She also noted that nothing is ever black and white: the Deep Democracy ‘argument’ in particular highlighted this as she watched participants move from one perspective to the other. This caused us both to reflect on how it’s so easy to become convinced that our beliefs are grounded in facts and that we are sure of where we stand. And yet, when we enter a space that encourages us to verbalize why we feel a certain way, it can be very challenging to back up our ideas – and we change our minds! I myself was surprised at how often I moved from the “hope is bullshit” to the “hope is not bullshit” sides of the room, and back again.
There is no doubt in either of our minds that Deep Democracy is and incredibly useful tool to address ambiguous, emotionally taxing issues. I am looking forward to deepening my understanding of the practice, possibly furthering my training and integrating it into my work.
My mother told me she was initially intrigued by the event because the title was a bit shocking and thought provoking. It hadn’t occurred to her that some people might question the need for or usefulness of hope, so the question “Is Hope Bullshit?” got her thinking in a way she hadn’t before. She came into the event with an open mind, ready to see where this conversation would go.
Walking away from the experience, my mom tells me she still has hope for the future of our world, despite its many wicked problems, because the conversation actually gave her renewed hope. This is because while she feels she now recognizes how people who do not have hope can be motivated by other sources of energy – be it grief, despair, frustration, or hopelessness itself – she is comforted by the fact that people still want to make positive social change, no matter where their motivation springs from.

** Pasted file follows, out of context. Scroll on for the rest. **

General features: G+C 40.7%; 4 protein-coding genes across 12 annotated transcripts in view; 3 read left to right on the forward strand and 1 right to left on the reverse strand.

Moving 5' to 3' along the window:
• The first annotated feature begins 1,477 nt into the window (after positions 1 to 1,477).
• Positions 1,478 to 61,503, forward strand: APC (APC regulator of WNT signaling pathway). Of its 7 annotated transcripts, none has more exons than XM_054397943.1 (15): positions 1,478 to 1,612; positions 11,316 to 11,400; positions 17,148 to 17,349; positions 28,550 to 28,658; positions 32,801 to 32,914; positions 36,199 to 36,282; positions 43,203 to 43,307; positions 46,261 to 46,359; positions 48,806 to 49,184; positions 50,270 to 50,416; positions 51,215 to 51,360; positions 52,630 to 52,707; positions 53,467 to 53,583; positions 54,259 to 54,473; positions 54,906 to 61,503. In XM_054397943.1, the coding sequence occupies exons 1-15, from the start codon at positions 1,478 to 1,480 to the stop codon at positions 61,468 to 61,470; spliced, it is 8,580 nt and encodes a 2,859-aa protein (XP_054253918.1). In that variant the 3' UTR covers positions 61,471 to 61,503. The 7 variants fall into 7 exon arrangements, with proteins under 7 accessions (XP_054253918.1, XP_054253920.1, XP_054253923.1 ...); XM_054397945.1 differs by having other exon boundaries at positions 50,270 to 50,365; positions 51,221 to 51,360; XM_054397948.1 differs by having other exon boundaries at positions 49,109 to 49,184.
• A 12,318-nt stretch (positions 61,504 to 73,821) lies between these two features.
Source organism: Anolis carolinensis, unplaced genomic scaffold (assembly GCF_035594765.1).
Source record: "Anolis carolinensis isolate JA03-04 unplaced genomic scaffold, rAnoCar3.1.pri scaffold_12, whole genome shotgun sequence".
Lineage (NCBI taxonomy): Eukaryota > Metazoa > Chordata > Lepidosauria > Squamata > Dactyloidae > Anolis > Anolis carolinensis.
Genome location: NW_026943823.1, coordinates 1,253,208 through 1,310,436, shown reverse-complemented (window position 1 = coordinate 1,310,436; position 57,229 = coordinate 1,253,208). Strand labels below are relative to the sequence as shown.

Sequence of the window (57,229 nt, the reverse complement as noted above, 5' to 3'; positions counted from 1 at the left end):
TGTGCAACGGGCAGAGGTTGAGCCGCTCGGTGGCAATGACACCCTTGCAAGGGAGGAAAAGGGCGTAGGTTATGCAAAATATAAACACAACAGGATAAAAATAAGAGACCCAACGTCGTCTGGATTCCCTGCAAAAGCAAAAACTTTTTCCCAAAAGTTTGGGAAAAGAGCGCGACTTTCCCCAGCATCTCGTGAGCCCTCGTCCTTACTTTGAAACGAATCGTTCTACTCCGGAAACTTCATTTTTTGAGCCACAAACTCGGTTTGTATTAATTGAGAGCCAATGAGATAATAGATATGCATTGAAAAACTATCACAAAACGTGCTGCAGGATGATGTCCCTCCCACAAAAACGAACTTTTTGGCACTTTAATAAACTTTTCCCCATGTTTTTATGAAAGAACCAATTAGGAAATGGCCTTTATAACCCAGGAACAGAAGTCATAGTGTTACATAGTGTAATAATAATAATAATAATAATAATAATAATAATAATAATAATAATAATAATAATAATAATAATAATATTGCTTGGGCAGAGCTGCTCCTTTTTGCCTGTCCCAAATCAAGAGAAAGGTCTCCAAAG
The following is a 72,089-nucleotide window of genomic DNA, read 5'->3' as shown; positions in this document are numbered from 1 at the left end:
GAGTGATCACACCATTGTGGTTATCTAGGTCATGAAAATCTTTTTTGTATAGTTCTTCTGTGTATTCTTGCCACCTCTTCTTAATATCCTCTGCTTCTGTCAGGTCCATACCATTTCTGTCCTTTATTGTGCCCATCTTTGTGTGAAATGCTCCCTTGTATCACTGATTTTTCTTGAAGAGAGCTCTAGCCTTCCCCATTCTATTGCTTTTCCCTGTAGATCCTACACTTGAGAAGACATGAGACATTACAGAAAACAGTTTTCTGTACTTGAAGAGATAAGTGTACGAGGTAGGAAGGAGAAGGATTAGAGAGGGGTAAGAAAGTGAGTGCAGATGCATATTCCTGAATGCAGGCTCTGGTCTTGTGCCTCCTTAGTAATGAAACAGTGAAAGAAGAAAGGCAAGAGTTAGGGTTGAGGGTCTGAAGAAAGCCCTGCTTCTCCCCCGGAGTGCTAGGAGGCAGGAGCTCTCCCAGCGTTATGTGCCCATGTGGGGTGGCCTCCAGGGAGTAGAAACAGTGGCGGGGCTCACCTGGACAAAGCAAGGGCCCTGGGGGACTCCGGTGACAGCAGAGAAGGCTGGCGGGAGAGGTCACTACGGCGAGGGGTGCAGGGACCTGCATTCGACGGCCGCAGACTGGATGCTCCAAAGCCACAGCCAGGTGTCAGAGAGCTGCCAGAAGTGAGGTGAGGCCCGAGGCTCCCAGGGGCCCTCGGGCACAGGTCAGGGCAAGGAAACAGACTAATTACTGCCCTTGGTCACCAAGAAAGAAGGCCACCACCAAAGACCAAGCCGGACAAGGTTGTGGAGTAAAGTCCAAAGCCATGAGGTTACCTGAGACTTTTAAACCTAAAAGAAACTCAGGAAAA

In my mother’s case, she has determined that she prefers to use more positive energy to motivate her actions. In her words, it’s “kind of depressing to operate from a place of despair,” and she is “a more glass half full than glass half empty kind of person.” I take after her in that respect, though I am still searching for complements to hope; that is, other ways to support and care for myself when I encounter difficult trials in my practice.
All the same, talking about hope and hopelessness as we did during the dialogue wasn’t easy or comfortable, and it was emotionally taxing for both of us. I have spent a considerable amount of time reflecting on the residual questions I have about what hope is, and what its usefulness really is. I appreciate that the dialogue has opened the door to further thought and discussions on the subject, though I am no closer to reaching an “answer” than I was in October.
Ultimately, the biggest gift I have received from attending the Deep Democracy event with my mother is that it gave her a better sense of the generational anxiety I and many of my peers are experiencing. This realization, I think, will have a lasting impact on my relationship with my mother, as I feel it has deepened her understanding of the factors that have motivated me to study community planning. I think that we will have many more conversations in the future that will draw on the themes we saw emerging at the Deep Democracy event, and I am grateful for that.